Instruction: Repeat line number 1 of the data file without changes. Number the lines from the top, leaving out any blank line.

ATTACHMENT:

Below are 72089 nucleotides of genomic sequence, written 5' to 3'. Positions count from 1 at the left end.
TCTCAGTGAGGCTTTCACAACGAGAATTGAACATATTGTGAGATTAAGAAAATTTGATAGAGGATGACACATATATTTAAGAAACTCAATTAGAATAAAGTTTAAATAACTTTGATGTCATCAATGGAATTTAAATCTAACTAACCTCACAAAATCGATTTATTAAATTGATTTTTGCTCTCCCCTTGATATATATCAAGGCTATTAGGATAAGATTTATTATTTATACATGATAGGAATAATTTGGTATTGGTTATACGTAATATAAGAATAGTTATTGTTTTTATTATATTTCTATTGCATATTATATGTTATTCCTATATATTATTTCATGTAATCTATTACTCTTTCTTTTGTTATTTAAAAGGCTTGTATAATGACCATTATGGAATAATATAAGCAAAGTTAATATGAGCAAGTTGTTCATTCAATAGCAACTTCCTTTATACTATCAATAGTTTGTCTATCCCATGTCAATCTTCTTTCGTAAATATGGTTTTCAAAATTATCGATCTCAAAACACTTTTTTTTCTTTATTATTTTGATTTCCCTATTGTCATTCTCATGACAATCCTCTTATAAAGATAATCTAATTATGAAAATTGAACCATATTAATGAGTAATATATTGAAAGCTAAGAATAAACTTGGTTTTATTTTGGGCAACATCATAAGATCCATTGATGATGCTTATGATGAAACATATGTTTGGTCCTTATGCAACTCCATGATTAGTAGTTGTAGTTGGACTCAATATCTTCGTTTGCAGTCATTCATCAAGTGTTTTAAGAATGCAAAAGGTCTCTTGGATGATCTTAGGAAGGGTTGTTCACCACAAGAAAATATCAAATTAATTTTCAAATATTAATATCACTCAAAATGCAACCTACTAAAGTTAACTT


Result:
Below are 72089 nucleotides of genomic sequence, written 5' to 3'. Positions count from 1 at the left end.